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Plastics and tires generated in Tijuana are chronically and illegally dumped into the canyons and ravines along the Tijuana River, which are then washed into coastal areas that eventually enter the Pacific Ocean. It is estimated that 300 tons of waste produced per day in Mexico’s northwesternmost city is not collected (USEPA 2015). This pollution has dire impacts on fragile ecosystems and wildlife as well as public health.
The impacted watershed’s coastal area contains 18,987 protected acres of some of the most ecologically significant coastal and marine ecosystems in Southern California, including Tijuana River National Estuarine Research Reserve, Tijuana River Valley Regional Park Preserve, and Tijuana River Mouth State Marine Conservation Area. These areas are critical habitats for leopard sharks, bottlenose dolphins, California spiny lobster, and over 300 bird species. They also provide recreational sites used by many low-income and park deficient communities in south San Diego County and Tijuana.
WILDCOAST has been working on border pollution issues since 2004 with binational campaigns for clean water and beaches (right). In 2010, WILDCOAST led a waste study that determined that 33 percent of debris found in this area were plastics and polyethylene. Since then, WILDCOAST has helped pass legislation in California to reduce plastic waste in the watershed, piloted a tire recycling project in Tijuana, and engaged more than 10,000 residents in cleanups, restoration, and advocacy.
Plastic Capture Technology
WILDCOAST’s Clean Currents Coalition project is located specifically in Tijuana’s Los Laureles canyon. The estimated 65,000 residents of the canyon generate around 54,740 tons of solid waste per day, or about 752 grams per person. Calculations reveal that less than two percent of the waste generated in Los Laureles is collected by Tijuana’s Public Services Agency; the remaining is abandoned by residents on the banks of the tributary. Seasonal rains create a strong stream flow that pulls in that waste, posing significant public health and ecosystem threats downstream.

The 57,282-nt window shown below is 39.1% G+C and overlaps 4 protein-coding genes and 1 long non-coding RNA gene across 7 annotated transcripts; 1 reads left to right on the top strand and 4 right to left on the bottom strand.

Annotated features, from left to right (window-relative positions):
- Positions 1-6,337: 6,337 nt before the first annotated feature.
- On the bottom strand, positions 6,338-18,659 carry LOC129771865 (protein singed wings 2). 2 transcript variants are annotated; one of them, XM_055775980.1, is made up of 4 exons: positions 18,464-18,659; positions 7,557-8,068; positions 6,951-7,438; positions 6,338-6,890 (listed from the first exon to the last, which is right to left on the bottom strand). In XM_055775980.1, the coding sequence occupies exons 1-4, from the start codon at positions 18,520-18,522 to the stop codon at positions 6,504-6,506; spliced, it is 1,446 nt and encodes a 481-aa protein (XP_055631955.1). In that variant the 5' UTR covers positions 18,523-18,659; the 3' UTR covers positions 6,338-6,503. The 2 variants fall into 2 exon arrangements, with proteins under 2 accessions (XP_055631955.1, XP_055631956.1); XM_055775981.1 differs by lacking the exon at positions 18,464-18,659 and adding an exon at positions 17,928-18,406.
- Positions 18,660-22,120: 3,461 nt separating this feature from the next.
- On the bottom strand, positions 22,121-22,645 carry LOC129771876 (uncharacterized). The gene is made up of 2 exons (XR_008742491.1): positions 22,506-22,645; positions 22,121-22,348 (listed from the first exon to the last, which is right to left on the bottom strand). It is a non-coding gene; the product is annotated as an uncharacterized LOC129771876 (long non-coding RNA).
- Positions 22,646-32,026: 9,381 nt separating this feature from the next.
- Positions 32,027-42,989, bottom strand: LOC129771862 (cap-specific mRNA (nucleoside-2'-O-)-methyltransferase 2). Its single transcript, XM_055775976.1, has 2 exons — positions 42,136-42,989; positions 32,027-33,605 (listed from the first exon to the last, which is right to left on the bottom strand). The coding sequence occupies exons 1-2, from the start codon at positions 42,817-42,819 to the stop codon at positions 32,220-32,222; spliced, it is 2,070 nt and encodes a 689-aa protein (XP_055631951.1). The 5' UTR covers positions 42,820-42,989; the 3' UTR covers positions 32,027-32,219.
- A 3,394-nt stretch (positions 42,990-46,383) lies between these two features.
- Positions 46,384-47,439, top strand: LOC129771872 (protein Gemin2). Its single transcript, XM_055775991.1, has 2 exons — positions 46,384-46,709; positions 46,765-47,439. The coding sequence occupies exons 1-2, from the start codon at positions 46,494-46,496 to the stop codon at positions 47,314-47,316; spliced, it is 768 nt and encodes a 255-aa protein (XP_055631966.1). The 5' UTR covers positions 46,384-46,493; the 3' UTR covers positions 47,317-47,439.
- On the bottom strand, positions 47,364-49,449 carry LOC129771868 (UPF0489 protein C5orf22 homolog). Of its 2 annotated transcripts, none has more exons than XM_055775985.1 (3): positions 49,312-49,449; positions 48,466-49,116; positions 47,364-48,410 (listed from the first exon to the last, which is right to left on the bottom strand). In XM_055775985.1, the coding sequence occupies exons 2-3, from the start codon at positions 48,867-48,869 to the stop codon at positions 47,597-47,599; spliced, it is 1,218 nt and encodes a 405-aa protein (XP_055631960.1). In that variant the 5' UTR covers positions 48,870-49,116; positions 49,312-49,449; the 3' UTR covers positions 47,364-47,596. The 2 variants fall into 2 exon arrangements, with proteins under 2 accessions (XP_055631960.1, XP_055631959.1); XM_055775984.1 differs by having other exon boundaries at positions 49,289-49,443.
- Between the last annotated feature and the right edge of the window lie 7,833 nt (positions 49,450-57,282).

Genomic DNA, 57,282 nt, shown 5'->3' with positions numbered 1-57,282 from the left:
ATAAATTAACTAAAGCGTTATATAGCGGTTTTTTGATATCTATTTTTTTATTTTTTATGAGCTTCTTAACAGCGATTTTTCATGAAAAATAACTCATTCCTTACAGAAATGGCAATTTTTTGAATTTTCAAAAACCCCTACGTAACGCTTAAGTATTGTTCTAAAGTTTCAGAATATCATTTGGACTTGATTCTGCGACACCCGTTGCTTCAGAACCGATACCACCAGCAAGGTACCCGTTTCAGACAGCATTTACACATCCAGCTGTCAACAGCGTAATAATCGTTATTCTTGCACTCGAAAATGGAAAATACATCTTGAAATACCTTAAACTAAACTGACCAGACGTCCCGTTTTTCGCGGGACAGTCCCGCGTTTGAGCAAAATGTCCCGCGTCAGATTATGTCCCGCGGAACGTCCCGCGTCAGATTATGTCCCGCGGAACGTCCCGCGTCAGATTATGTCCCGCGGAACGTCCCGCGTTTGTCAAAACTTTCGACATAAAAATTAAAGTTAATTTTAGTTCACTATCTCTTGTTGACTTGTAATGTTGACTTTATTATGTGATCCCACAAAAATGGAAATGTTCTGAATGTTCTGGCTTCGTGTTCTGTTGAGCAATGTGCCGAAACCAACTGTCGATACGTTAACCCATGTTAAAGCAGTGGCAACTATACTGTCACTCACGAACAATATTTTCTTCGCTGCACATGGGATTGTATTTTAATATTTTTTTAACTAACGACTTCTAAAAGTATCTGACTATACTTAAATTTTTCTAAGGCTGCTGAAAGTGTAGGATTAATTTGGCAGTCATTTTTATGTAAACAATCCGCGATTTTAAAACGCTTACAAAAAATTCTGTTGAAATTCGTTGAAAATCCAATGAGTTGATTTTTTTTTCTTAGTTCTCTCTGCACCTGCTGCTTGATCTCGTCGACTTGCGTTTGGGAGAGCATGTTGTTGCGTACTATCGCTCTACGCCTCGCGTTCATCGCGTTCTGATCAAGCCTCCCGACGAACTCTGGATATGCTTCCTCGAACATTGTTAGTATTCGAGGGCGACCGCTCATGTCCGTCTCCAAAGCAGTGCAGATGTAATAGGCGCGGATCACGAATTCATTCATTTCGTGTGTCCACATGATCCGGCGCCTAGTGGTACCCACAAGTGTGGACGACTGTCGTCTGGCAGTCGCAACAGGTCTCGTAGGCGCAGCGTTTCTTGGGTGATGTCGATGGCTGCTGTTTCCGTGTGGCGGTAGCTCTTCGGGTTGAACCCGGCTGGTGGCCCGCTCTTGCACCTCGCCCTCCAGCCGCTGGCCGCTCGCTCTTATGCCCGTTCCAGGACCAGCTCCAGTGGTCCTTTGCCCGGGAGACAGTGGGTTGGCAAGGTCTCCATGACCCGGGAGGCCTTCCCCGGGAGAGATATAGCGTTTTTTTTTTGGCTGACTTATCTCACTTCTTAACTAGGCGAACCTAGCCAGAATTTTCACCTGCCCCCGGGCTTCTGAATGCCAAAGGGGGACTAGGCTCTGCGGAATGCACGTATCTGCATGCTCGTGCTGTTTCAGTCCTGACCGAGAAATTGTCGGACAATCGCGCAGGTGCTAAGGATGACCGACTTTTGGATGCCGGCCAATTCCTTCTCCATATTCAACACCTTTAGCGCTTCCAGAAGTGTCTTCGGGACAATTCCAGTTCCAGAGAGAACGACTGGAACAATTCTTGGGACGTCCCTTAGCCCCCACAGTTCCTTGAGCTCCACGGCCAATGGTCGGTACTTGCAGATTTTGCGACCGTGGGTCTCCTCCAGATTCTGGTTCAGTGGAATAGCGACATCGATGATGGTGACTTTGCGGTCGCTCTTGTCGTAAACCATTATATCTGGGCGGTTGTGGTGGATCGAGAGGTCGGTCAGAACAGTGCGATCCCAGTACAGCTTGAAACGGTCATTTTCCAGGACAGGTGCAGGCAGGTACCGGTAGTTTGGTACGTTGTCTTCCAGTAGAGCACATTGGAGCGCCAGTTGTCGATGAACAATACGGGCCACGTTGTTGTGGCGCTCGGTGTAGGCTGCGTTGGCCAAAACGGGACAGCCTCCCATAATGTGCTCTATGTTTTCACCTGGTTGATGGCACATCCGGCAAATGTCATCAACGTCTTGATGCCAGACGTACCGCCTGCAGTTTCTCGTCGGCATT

As a solution, with the support of CCC, WILDCOAST will install the first-ever plastic retention system in Mexico to collect this waste before it arrives at the Tijuana River. The objective is to analyze and recycle this waste and prevent it from reaching the fragile coastal and marine ecosystems of the Pacific Ocean.
WILDCOAST will install the retention system within a drainage box located in a paved area of the stream. This will provide better maneuverability for proper and safe management of the retained waste. This system consists of a heavy-duty containment barrier called a BRUTE BOOM, which is designed to optimally contain floating and submerged trash. With the help of the community, the waste will be sorted and re-used for local repurposing and recycling.
Community, Communications, & Policy
WILDCOAST has also developed a communications strategy involving community outreach and a city-wide campaign, with the goal of creating behavioral change in Tijuana regarding plastic consumption and disposal. The strategy includes: community forums in Los Laureles to better understand the communities’ view on plastic waste in their neighborhood; awareness campaigns; and a set of actions for community-based solutions to reduce plastic waste in the Tijuana River.
Local celebrities such as the Tijuana baseball team, Los Toros, the Tijuana soccer team, Xolos, as well as the iconic lucha libre wrestler El Hijo del Santo, will be associated with the campaigns to strengthen the message and broaden outreach. These campaign messages will be broadcasted on local, national, and international news outlets to push for the behavioral change needed to clean Tijuana and the border region. WILDCOAST will also meet with local and state officials in Tijuana to present data from the plastic-intercepting device to advocate for improved waste infrastructure and shifts to alternative materials in Tijuana’s communities.
WILDCOAST is very excited to embark on this unique opportunity to stop ocean-bound plastic waste on the US-Mexico border.